John Baron MP welcomes Prime Minister’s comments on nuclear test veterans

July 2, 2014

MP reiterates calls for BNTVA Charitable Fund

Today at Prime Minister’s Questions, John Baron MP again questioned the Prime Minister on the British Nuclear Test Veterans. John and the British Nuclear Test Veterans’ Association (BNTVA) are campaigning on behalf of test veterans, with the aim of securing official recognition from the Prime Minister for the veterans’ unique service, along with the establishment of a £25m Charitable Fund for veterans and their descendants – please see ‘Notes to Editors’ for further information.

In the House of Commons, John asked,

“A third of nuclear test veterans’ descendants have been born with a serious medical condition. Our cross-party campaign seeks recognition, not compensation, and includes a Government ex gratia payment into a Charitable Fund to help those in need. Will the Prime Minister, following our last meeting in April, now clear the logjam; recognise our veterans; and resolve this shameful chapter in our nuclear history?”

The Prime Minister replied by paying tribute to the work of the nuclear test veterans and acknowledging their contribution to the nation through their service. He stated that he had asked his officials to investigate the matter further, and undertook to get back to John when this was completed.

Afterwards, John said,

“The Prime Minister’s comments are welcomed by nuclear test veterans. They have been seeking official recognition for their service for many years, and the Prime Minister’s words, on the record, will mean a lot to them.”

“However, the second half of our campaign calls on the Government to make an ex gratia payment into a Charitable Fund to help those veterans and descendants in need – particularly the one in three children born with a serious condition.”

“I thank the Prime Minister for his comments and look forward to hearing from him soon.”


Word Count: 306
Date: 2nd July 2014

Notes to Editors:

  • John is Patron of the British Nuclear Test Veterans’ Association (BNTVA).


  • 20,000+ National Servicemen helped Britain develop its nuclear deterrent in the 1950s and 1960s. The science was unknown, and the precautions were rudimentary. Servicemen were often told simply to turn their backs and dust themselves down. Some of those not suffering from incontinence or severe blisters were ordered to collect samples of flora and fauna for scientists who were themselves wearing protective clothing.
  • British Nuclear Test Veterans have found the MoD’s war pension scheme to be unfair. It requires the applicant to prove a causal link between illness and presence at a nuclear test. With the passage of time, and a lack of rigorous research, this can prove almost impossible. It is therefore unsurprising that 90% of applications from nuclear test veterans are unsuccessful.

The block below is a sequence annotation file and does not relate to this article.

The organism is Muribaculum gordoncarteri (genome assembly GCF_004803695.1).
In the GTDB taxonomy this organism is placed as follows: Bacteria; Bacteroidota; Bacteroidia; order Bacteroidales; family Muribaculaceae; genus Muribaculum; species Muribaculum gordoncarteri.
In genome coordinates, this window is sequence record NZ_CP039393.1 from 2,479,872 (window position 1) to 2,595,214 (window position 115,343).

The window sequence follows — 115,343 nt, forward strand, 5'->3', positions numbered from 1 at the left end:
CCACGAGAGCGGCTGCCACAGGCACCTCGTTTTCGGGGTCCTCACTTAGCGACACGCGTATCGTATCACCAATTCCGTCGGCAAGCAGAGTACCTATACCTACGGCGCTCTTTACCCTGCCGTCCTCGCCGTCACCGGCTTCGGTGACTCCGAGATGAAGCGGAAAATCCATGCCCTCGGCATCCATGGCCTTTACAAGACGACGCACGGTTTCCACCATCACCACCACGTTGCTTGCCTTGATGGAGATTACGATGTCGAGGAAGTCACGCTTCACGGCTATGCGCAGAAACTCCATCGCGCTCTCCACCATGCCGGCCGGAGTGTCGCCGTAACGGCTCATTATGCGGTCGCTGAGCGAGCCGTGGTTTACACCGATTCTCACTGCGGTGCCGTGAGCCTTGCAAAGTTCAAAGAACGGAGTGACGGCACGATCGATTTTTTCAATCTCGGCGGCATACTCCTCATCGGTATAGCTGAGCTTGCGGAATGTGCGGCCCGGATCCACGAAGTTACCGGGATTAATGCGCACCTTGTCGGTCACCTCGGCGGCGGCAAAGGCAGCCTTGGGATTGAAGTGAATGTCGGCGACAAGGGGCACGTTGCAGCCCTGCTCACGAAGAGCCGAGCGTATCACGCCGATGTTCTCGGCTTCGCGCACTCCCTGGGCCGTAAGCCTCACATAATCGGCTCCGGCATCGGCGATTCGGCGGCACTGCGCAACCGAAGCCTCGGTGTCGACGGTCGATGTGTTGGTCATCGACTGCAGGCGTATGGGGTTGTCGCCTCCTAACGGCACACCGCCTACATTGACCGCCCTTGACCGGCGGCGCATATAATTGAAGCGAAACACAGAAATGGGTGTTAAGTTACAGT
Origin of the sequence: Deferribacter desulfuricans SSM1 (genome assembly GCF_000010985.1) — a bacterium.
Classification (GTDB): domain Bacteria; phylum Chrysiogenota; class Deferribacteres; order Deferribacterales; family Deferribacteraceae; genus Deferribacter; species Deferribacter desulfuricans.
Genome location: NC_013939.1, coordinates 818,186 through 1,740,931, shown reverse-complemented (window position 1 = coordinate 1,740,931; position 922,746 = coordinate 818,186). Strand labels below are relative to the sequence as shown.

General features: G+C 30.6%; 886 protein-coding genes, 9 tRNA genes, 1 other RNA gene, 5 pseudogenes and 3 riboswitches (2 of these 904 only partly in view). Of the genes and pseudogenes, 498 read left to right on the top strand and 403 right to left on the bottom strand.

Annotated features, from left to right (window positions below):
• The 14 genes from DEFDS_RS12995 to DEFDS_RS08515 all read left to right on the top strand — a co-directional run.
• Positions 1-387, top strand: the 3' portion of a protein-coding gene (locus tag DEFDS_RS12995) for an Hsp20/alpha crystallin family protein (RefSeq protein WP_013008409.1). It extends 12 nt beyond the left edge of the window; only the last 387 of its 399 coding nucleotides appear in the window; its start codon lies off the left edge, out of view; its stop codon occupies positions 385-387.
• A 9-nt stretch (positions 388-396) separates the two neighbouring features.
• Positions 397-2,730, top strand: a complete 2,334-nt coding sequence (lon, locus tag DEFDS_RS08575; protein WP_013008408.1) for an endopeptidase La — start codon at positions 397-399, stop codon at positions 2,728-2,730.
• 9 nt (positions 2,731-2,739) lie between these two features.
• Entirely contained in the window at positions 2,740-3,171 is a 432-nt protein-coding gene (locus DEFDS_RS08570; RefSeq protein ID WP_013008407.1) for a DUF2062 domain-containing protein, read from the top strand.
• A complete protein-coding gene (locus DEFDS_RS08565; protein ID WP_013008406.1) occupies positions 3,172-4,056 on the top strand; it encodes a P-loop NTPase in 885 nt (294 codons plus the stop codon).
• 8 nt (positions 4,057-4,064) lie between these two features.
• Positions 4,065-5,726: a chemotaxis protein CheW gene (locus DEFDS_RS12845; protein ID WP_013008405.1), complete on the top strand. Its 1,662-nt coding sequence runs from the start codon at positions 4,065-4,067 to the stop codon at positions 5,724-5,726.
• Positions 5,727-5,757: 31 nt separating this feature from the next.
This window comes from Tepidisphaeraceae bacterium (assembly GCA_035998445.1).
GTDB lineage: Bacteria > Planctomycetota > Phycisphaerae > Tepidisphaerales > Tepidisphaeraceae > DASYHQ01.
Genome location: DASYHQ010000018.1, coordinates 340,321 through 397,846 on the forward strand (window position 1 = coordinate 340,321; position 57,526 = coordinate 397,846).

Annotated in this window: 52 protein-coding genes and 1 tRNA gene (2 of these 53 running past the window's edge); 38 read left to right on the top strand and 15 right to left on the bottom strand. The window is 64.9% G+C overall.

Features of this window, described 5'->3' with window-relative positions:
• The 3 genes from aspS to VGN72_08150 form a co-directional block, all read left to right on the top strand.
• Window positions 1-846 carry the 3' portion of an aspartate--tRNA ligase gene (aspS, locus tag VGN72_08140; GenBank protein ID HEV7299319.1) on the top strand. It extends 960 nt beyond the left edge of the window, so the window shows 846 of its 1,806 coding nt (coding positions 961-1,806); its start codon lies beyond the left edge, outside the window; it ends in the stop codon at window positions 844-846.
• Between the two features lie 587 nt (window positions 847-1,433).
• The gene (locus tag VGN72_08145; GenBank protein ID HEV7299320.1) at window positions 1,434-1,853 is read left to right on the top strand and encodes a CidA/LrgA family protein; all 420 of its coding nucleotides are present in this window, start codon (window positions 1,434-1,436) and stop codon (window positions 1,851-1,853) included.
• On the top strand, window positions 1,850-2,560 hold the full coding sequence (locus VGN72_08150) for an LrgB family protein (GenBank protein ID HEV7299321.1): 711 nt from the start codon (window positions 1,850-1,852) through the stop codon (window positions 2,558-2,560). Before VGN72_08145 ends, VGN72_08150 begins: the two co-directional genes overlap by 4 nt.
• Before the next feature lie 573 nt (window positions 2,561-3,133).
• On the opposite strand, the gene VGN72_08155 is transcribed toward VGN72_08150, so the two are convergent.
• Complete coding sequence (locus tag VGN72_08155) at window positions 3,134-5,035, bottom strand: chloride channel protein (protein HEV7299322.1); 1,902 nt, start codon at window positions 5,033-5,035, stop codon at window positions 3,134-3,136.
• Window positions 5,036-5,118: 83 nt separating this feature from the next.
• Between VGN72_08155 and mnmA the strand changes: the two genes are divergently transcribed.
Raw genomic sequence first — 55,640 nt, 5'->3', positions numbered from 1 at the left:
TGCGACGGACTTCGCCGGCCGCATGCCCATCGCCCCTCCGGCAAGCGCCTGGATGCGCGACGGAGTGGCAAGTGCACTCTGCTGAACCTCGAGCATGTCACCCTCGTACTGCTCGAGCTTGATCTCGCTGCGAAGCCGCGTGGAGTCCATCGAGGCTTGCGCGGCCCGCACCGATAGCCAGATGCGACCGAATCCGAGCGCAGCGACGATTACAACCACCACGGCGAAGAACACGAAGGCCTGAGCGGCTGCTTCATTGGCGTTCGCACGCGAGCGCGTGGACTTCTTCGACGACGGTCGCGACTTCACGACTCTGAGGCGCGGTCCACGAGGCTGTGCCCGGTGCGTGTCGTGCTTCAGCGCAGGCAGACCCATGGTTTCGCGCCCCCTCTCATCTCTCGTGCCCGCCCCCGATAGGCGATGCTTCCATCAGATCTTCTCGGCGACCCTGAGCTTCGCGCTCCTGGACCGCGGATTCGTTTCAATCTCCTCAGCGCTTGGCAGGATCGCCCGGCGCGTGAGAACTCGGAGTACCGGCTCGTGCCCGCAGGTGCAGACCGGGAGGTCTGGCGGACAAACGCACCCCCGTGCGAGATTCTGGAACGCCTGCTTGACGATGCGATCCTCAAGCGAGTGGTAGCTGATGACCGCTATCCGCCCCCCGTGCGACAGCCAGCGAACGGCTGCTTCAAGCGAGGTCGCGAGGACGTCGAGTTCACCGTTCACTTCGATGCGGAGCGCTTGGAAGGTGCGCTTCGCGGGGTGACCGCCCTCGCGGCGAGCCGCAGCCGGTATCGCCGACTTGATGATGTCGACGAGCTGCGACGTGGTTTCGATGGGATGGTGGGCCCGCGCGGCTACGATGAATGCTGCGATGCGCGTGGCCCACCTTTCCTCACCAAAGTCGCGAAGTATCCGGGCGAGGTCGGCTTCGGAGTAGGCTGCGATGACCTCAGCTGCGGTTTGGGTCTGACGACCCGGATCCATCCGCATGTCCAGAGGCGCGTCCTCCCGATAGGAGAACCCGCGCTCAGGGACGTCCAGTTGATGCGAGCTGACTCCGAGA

Two Strands:

  • Both sides can claim to have science on their side. Instead, we point to how badly Britain compares with other countries when considering their treatment of their nuclear test veterans (see attached ‘Table of International Comparisons’):
    • The United States offers its nuclear veterans free healthcare, and up to two payments of $75,000 should the individual suffer one of a list of prescribed illnesses (mostly cancers). No causal link between nuclear service and the illness is required.
    • Canada, which has a healthcare system very similar to our NHS, has paid veterans C$24,000. No proof of illness was required. This is in addition to a war pensions scheme.
    • The Isle of Man Government offers £8,000 to its nuclear test veterans. Again, no proof of illness is required. This runs alongside the MoD war pensions scheme.
  • However, many veterans are more concerned about the possible effects of their service on their descendants. Against a national rate of around 2.5%, evidence shows that 39% of veterans’ descendants were born with serious conditions. These findings accord with studies of French nuclear test veterans, which found the figure to be 35%.

The Campaign:

  • The current recognition campaign is the second of a two-phase process. The first phase was to secure a Health Needs Audit, which was the initial priority of the British Nuclear Test Veterans’ Association (BNTVA), given the age profile of the veterans. This was completed in 2011, and has led to the creation of a ‘veterans’ pathway’ through the NHS.
  • The second phase, launched in June 2013, is to secure official recognition of the veterans’ unique service, by means of:
    • A written or oral statement from the Prime Minister.
    • An ex gratia payment (thereby circumventing any liability) of £25m into a Benevolent Fund for veterans and their descendants, access to which would be on the basis of need, not entitlement – thus illustrating that this is a campaign of recognition, not compensation.
  • John met the Prime Minister in April, who has promised to ask further questions within Government.

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